A similar conclusion can by drawn for the PHY B transgenic lines, which responded to night break treatments provided by both incandescent or fluorescent lamps.
|Inflorescent-shoot and flowers development on Aster “Sun|
|Karlo” plants transformed with oat-PHY A or Arabidopsis-PHY B. Plants|
|were treated with eight hours exposure to sun irradiance followed by short|
|night break with fluorescent lighting in the phytotrone.|
|Transgenic lines||duration||Time to flowering||leaves at flowering|
|AA 4-7||15||80 ± 1.3||6.4 ± 0.6|
|AA 4-.7||30||67 ± 1.6||4.7 ± 0.2|
|AA 17-3||15||—||12.8 ± 0.4|
|AA 17-3||30||—||13.9 ± 0.4|
|AB 12-6||15||82 ± 2.6||6.5 ± 0.5|
|AB 12-6||30||64 ± 1.6||4.9 ± 0.5|
|AB 3-1||15||77 ± 1.7||7.4 ± 0.8|
|AB 3-1||30||57 ± 2.1||6.0 ± 0.4|
|“Sun karlo”||15||—||15.5 ± 0.7|
|“Sun karlo”||30||—||16.8 ± 1.2|
As mentioned above, the intensity of sunlight affects the critical day length in some long day plants including Aster. To test the effect of sun irradiance on the rate of inflorescent shoot development, phytochrome overexpressing “Sun Karlo” plants were grown for two cycles in a greenhouse under a constant photoperiod but with varying sun irradiance conditions. The natural day length was shorten to constant photoperiod of 10 hours or extended to 14 or 16 hours. The natural sun irradiance conditions during inflorescent shoot development in two growth cycles are presented in Table 4 below. As can be seen therein, in the first growth cycle, the natural day length was longer, and the sun irradiance was higher than in the second growth cycle.
|Natural day length and sun irradiance conditions during the period|
|of inflorescent shoot development in two growth cycles of transgenic|
|and non-transgenic Aster cv. “sun Karlo” in the greenhouse.|
|First growth cycle||12:00-10:40||1000-500|
|Second growth cycle||10:06-11:00||300-500|
Natural Day Extension with Incandescent Lighting:
As shown in FIG. 1, the non-transgenic “Sun Karlo” plants were highly responsive to photoperiod and sun irradiance conditions provided in the greenhouse. These plants did not develop inflorescent shoots under photoperiod of 10 hours, independent of sun irradiance intensity. However under photoperiod of 16 hours their first growth cycle was considerably shorter than the second one.
In the greenhouse (FIG. 1) as well as under the phytotrone conditions overexpression of PHY A shortened the critical day length, therefore the PHY A overexpressing lines: AA17-3, AA2-8, AA20, AA21 and AA4-7 developed inflorescent shoots and flowers during the two growth cycles under constant day length of 10 hours.
Under the 10 hour photoperiod the effect of sunlight intensity on the growth cycle length (the difference between the length of the first and the second growth cycle) differed among the PHY A overexpressing lines: AA17-3, AA2-8, AA20, AA21 and AA4-7. Overexpression of phytochrome A almost overcame the effect of sunlight intensity on shoot development in the line AA4-7 and its growth cycles were nearly unaffected by sun irradiance conditions as well as photoperiod.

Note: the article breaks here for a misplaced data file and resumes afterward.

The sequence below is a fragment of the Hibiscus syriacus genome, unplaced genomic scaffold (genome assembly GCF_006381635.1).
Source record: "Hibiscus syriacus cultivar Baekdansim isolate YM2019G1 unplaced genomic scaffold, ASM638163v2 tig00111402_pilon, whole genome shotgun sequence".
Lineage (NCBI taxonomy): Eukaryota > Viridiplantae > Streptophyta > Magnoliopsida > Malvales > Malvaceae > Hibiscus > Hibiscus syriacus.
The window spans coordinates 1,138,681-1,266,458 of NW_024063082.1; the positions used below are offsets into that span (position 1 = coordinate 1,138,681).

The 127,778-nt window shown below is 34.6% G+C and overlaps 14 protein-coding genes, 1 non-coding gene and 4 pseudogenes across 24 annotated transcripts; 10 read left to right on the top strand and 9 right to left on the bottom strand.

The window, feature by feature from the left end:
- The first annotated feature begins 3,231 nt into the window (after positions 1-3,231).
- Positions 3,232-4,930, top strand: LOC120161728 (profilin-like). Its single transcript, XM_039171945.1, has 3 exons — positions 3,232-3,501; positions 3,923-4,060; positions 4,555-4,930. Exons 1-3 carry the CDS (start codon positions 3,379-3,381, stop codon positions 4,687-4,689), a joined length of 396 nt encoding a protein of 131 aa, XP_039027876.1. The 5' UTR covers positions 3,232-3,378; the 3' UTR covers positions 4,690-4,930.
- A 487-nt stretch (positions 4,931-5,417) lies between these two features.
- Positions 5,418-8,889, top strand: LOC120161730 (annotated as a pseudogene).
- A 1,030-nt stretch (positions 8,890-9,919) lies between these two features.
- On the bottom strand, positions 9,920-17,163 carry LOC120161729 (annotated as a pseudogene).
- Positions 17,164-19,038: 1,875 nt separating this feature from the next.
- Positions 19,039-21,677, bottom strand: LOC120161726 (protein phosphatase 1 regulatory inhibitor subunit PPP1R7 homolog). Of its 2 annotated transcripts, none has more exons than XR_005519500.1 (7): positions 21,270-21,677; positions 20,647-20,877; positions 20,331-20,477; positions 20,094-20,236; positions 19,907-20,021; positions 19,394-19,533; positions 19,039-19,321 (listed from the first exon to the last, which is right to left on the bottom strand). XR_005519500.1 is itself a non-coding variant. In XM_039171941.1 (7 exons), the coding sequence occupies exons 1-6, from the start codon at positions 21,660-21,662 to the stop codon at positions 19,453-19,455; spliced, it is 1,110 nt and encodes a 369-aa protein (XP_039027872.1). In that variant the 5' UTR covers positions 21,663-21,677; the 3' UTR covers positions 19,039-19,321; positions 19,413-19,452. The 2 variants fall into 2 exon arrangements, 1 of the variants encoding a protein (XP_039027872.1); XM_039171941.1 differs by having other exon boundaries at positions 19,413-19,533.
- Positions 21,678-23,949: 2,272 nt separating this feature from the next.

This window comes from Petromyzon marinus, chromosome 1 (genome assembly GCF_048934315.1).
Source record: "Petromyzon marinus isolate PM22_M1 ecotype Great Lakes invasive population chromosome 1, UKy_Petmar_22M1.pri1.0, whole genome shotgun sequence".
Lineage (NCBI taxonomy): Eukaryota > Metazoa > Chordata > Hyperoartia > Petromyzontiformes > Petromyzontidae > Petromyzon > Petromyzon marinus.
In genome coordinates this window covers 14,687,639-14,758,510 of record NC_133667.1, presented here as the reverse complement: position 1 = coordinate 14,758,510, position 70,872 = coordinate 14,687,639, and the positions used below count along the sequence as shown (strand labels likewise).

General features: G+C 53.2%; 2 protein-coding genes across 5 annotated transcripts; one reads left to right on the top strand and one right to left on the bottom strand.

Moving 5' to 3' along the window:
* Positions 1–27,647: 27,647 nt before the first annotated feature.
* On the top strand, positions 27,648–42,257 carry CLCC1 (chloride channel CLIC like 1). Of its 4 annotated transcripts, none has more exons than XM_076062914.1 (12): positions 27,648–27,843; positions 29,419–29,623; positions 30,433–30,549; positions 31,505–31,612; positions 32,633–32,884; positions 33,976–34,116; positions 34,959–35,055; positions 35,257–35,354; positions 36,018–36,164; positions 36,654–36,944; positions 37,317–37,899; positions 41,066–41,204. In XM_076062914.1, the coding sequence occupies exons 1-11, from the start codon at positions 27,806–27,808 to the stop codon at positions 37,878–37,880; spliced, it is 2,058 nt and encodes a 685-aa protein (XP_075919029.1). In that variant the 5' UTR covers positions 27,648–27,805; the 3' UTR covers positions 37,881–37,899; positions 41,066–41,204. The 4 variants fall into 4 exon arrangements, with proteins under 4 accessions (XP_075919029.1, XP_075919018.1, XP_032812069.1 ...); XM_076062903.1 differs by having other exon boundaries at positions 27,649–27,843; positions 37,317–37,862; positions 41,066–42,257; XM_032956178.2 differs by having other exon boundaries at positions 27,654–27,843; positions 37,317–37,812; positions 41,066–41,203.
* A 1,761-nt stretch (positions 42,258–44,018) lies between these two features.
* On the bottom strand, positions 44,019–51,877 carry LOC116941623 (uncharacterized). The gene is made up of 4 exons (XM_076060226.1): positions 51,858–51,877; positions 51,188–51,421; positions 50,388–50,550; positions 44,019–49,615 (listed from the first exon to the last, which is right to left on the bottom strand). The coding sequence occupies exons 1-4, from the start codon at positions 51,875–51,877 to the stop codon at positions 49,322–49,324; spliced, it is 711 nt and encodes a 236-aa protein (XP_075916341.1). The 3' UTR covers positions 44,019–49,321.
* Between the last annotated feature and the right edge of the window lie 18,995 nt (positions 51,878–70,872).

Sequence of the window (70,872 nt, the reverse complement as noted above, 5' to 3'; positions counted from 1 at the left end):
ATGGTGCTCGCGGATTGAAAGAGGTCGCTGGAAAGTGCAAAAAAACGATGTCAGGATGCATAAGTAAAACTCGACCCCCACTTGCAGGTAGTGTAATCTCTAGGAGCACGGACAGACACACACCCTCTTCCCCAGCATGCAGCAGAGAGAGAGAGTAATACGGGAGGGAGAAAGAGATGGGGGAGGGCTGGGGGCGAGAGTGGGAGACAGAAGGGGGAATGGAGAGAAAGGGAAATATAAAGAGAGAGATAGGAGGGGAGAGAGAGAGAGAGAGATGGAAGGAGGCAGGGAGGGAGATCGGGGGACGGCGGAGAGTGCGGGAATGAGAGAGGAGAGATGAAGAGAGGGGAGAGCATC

Under a photoperiod of 16 hours the difference between the length of the two growth cycles was higher in “Sun Karlo” than in the four PHY A transgenic lines AA2-8, AA20, AA21 and AA4-7. These PHY A overexpressing lines will produce flowering shoots not only under substantial short days but also under low sun irradiance, thus enabling flowering under winter conditions.
FIG. 2 describes the time needed for transgenic and “Sun Karlo” plants to develop 50 cm length of inflorescent shoots under photoperiods of 14 and 16 hours, based on natural day extension with incandescent lighting.
“Sun Karlo” plants developed inflorescent shoots only under natural day extension to 16 hours, with considerable effect of sun irradiance conditions on the rate of this development (the difference in length between the two growth periods).
As demonstrated above the critical day length of PHY A overexpressing lines was shorter than 10 hours and thus it is not surprising that they developed inflorescent shoots under a photoperiod of 14 or 16 hours with no photoperiod effect on the developmental rate. Little sun irradiance effect on the developmental rate, during the two growth cycles and under the two photoperiods, was observed.
The PHY B overexpressing lines: AB12-6 and AB13-1 had critical day length longer than 10 hours but shorter than 14 hours and therefore they did not develop inflorescent shoots under a photoperiod of 10 hours, but did so under a photoperiod of 14 hours. The effect of sun irradiance on the rate of their inflorescent shoot development was higher under a photoperiod of 14 than 16 hours. Under natural day extension to 16 hours the rates of inflorescent shoot development in transgenic PHY B lines were only slightly affected by the natural day sun irradiance conditions, meaning that low sun irradiance during winter will have a slight effect on flowering in these lines under day extension conditions.
Natural Day Extension with Fluorescent Lighting: